Figure 1: A standard business model

 

The complexity of customer experience

The better you can plan and control a management system, the easier and more effortless it is to implement. Just take a look at quality or environment management systems. Both reveal strong leverage effects when connected with different system elements and process phases.

But with customer experience management systems, things are not as easy. This is mainly due to the fact that customer experiences will happen during any part of the customer journey. From a potential customer finding the relevant information available in his own language through to effective post-sales customer support, there are nearly endless touchpoints between your company and clients. Each phase of the customer journey as outlined in Figure 2 offers multiple opportunities to engage with customers.

Different behavior patterns that vary greatly from customer to customer add to the complexity. Predicting a potential customer’s activity is particularly tricky in the investigation and pre-decision phase. Some people only shop from the comforts of their own home on their mobile devices; others prefer to make their purchases in physical stores, while others respond strongly to print advertisements. For the different touchpoints, these characters have completely different interaction profiles and require different targeting.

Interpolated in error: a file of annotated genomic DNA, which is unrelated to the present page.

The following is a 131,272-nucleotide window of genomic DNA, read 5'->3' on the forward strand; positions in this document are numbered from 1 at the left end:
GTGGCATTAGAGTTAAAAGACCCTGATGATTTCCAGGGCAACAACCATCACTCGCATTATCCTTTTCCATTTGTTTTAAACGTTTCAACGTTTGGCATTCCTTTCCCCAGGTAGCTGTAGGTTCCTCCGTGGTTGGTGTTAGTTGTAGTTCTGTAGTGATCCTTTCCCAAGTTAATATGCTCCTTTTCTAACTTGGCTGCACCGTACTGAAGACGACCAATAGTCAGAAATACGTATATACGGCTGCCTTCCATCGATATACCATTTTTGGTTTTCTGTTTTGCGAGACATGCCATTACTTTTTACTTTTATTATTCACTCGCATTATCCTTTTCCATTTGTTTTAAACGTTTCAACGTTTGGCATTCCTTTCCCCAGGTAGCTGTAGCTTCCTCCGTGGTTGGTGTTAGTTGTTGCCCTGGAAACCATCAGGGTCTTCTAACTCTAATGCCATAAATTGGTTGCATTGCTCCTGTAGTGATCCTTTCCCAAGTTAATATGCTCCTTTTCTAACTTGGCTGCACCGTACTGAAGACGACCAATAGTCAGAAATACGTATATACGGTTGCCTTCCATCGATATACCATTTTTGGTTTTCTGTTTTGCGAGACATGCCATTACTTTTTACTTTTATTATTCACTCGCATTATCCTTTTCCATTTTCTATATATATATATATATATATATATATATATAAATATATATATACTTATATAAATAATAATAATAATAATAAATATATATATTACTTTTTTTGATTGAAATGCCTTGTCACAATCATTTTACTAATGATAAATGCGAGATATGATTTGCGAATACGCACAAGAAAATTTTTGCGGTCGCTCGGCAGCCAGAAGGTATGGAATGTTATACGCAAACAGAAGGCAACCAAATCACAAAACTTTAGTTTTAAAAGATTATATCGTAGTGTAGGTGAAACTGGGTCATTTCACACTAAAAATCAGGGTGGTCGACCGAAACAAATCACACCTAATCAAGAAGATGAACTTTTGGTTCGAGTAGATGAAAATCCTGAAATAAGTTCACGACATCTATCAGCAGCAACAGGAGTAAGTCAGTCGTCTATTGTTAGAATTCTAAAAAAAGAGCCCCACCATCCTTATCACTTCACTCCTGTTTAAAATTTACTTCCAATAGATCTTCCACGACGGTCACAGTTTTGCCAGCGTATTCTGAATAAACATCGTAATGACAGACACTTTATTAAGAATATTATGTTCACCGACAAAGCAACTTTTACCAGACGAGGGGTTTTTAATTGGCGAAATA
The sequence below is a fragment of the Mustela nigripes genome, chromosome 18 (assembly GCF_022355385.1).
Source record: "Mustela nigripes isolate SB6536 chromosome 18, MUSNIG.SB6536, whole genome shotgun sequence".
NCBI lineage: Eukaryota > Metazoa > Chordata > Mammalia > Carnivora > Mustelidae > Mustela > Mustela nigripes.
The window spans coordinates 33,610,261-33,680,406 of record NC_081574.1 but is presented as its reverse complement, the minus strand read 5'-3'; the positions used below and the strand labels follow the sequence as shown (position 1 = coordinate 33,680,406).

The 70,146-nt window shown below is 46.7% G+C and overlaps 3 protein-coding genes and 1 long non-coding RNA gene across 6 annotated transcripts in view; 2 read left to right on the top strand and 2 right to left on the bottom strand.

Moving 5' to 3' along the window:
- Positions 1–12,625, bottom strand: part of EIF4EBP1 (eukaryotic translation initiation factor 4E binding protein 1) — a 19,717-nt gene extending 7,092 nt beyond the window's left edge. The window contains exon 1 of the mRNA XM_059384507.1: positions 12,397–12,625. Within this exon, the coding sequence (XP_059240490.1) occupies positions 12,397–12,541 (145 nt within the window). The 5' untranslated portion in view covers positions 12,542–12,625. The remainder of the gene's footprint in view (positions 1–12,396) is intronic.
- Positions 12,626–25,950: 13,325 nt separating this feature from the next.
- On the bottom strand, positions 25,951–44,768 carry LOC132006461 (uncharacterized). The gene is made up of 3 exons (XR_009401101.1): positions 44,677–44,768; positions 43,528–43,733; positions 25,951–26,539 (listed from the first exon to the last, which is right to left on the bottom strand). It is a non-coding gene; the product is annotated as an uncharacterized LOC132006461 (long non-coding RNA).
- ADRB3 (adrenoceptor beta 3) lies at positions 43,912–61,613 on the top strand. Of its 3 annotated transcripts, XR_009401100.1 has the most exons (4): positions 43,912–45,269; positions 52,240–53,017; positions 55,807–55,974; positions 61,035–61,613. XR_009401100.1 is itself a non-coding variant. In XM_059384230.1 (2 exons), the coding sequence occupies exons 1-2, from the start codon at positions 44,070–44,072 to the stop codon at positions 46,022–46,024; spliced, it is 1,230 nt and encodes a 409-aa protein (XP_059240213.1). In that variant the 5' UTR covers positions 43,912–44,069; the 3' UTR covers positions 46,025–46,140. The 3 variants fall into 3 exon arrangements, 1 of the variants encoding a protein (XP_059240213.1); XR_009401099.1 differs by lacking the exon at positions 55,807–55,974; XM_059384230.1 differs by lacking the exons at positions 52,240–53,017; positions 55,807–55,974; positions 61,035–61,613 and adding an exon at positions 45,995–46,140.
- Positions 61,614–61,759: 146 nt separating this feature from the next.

To enable reproducible positive customer experiences, you have to know exactly what your targeted client is going to do next. This determining factor is the core issue for any customer experience management system and the reason why implementation often fails. It is a marketer’s dilemma: We cannot predict our customer’s actions during the most crucial phases of the customer journey, at the very moment when this knowledge is needed the most. After a client has made his buying decision and purchased the product or service, it is much easier to interact with the customer and learn more about his expectations and needs. This is why most successful GCEM business cases relate to a phase in the customer journey when clients have already made their decision.


Figure 2: The customer journey

 

The focal point strategy – focusing on what we can capture and where